National Geographic. Retrieved 22 April 2017.. *^ Klingel, H. (1985). "Social organization of the camel (Camelus dromedarius ... 2005). Mammal Species of the World: A Taxonomic and Geographic Reference (3rd ed.). Johns Hopkins University Press. p. 646. ... They form herds of about 20 individuals, which are led by a dominant male. This camel feeds on foliage and desert vegetation; ... The dromedary generally suffers from fewer diseases than other domestic livestock such as goats and cattle.[49] Temperature ...
The largest extant representative of the bovids, a diverse and well-known family, is the Asian forest-dwelling gaur (Bos gaurus), in which bulls can weigh up to 1,500 kg (3,300 lb), 4.5 m (15 ft) in total length and stand 2.2 m (7.2 ft) at the shoulder.[7][8] The living American Bison (Bison bison) of North America 2 to 3.5 m (6.6 to 11.5 ft) long, the tail adding 30 to 91 cm (12 to 36 in). Shoulder heights in the species can range from 152 to 201 cm (60 to 79 in).[9] Weights can range from 318 to 1,000 kg (701 to 2,205 lb).[10][11] The heaviest wild American bull ever recorded weighed 1,270 kg (2,800 lb).[12] The European bison (Bison bonasus) may be less heavy than the American species,[9] but would exceed heights at withers with the tallest record of 210 cm (83 in).[13] When raised in captivity and farmed for meat, the ...
Historically, the lowland European bison's range encompassed most of the lowlands of northern Europe, extending from the Massif Central to the Volga River and the Caucasus. It may have once lived in the Asiatic part of what is now the Russian Federation. The European bison is known in southern Sweden only between 9500 and 8700 BP, and in Denmark similarly is documented only from the Pre-Boreal.[15] It is not recorded from the British Isles nor from Italy or the Iberian Peninsula.[16] A possible ancestor, the extinct steppe bison, B. priscus, is known from across Eurasia and North America, last occurring 7,000 BC,[17] and is depicted in the Cave of Altamira and Lascaux. Another possible ancestor, the Pleistocene woodland bison, B. schoetensaki, was last present 36,000 BC.[4] Cave paintings appear to distinguish between B. bonasus and B. priscus.[18]. Within mainland Europe, ...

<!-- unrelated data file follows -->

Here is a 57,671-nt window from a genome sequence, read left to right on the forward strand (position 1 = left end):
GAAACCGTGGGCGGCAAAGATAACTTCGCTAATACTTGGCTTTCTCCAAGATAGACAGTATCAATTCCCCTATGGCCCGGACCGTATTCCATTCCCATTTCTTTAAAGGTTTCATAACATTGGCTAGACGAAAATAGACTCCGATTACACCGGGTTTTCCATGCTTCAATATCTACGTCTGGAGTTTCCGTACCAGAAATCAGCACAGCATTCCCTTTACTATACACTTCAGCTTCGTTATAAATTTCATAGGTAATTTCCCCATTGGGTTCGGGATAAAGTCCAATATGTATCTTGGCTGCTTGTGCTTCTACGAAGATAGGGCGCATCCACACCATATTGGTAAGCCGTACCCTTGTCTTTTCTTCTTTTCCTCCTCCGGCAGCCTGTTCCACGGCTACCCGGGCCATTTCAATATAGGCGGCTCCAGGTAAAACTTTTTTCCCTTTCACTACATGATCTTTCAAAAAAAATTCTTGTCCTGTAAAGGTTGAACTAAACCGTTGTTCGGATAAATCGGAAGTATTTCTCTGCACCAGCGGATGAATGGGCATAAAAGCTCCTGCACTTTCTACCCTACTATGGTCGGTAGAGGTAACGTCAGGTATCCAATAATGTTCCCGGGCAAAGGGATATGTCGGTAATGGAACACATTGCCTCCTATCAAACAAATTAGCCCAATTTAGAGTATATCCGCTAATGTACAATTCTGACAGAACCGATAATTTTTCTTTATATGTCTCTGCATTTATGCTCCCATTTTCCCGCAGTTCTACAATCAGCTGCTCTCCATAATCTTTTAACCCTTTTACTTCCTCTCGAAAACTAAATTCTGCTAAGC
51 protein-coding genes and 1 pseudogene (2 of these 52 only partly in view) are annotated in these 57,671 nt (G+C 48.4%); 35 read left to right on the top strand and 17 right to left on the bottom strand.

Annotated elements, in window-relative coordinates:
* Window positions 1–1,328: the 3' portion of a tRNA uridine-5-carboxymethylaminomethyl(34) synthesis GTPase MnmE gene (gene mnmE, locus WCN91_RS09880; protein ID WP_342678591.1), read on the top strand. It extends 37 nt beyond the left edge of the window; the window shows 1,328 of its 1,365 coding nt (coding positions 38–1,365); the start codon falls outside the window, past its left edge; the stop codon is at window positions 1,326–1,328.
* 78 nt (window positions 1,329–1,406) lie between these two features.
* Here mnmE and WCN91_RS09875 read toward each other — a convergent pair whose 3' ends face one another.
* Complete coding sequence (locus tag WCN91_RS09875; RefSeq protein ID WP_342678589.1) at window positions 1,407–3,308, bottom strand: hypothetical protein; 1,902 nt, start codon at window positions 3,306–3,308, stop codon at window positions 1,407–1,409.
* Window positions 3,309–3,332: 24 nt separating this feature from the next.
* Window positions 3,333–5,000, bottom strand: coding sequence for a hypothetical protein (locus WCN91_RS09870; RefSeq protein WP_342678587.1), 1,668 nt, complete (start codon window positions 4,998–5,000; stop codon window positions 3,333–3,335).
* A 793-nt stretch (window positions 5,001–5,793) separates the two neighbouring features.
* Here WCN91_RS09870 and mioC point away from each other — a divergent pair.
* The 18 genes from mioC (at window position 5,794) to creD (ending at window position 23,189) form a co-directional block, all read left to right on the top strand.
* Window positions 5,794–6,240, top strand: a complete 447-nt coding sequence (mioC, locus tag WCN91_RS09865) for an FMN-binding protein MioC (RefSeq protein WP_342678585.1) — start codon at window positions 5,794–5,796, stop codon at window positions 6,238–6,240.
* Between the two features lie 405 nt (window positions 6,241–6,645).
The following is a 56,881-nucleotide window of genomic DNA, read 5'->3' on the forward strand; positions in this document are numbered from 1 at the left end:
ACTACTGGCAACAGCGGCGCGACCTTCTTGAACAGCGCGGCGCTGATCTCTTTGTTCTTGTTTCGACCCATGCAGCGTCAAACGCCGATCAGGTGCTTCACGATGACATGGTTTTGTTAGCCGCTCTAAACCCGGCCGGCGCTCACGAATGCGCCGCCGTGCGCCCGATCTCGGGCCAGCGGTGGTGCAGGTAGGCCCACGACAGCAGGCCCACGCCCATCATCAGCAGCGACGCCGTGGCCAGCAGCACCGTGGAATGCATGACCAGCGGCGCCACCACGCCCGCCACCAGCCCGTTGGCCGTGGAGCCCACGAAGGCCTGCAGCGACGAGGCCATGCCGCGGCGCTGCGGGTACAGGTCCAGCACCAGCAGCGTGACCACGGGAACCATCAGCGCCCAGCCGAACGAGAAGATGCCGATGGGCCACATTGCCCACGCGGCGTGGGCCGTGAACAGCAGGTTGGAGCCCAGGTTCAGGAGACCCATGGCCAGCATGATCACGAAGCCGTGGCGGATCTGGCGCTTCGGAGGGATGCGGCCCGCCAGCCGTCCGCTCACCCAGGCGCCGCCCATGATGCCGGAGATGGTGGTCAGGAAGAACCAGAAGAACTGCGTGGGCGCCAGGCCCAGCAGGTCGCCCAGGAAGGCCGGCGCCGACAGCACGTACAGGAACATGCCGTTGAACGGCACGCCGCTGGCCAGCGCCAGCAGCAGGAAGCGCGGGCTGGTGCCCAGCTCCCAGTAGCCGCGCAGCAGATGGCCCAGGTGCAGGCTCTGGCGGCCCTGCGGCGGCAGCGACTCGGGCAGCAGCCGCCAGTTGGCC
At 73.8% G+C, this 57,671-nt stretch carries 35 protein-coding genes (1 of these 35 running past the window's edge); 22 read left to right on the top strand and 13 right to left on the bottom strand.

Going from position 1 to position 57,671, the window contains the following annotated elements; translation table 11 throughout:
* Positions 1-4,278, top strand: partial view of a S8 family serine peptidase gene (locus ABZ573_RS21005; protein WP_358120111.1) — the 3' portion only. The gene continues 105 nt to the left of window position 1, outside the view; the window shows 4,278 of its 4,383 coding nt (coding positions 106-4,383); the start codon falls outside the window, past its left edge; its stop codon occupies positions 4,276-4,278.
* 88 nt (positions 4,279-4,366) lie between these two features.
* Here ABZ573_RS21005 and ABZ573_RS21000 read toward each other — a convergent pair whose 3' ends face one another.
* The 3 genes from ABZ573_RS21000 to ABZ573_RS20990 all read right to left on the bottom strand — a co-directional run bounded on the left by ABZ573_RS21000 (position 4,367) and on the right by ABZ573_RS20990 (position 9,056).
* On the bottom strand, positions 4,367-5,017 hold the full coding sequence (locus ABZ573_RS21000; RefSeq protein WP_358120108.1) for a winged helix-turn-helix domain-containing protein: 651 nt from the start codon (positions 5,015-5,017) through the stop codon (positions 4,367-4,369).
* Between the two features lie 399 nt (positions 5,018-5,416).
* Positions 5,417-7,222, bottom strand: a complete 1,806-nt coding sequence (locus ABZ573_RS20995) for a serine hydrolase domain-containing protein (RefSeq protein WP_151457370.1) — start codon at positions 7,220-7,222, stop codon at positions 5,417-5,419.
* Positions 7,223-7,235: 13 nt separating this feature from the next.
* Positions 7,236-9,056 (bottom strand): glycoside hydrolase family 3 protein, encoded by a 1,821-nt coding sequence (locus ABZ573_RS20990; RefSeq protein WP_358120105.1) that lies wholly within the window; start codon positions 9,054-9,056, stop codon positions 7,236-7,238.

The ancestors of the American bison (Bison bison) now in Alaska were transplanted from Montana in 1928, when 20 animals were imported by the Alaska Game Commission and released in the area of what is now Delta Junction. Additional herds have developed along the Copper River, Chitina River, and near Farewell from natural emigration and transplant. Small domesticated herds have also been established near Kodiak and Delta Junction, as well as on Popov Island.[15] Another sub-species of bison, the wood bison (b. b. athabascae) was once Alaska's most common large land mammal. The combined effects of pre-contact habitat change and human harvest were probably responsible for their disappearance. The last reported sighting of wood bison in Alaska was in the early ...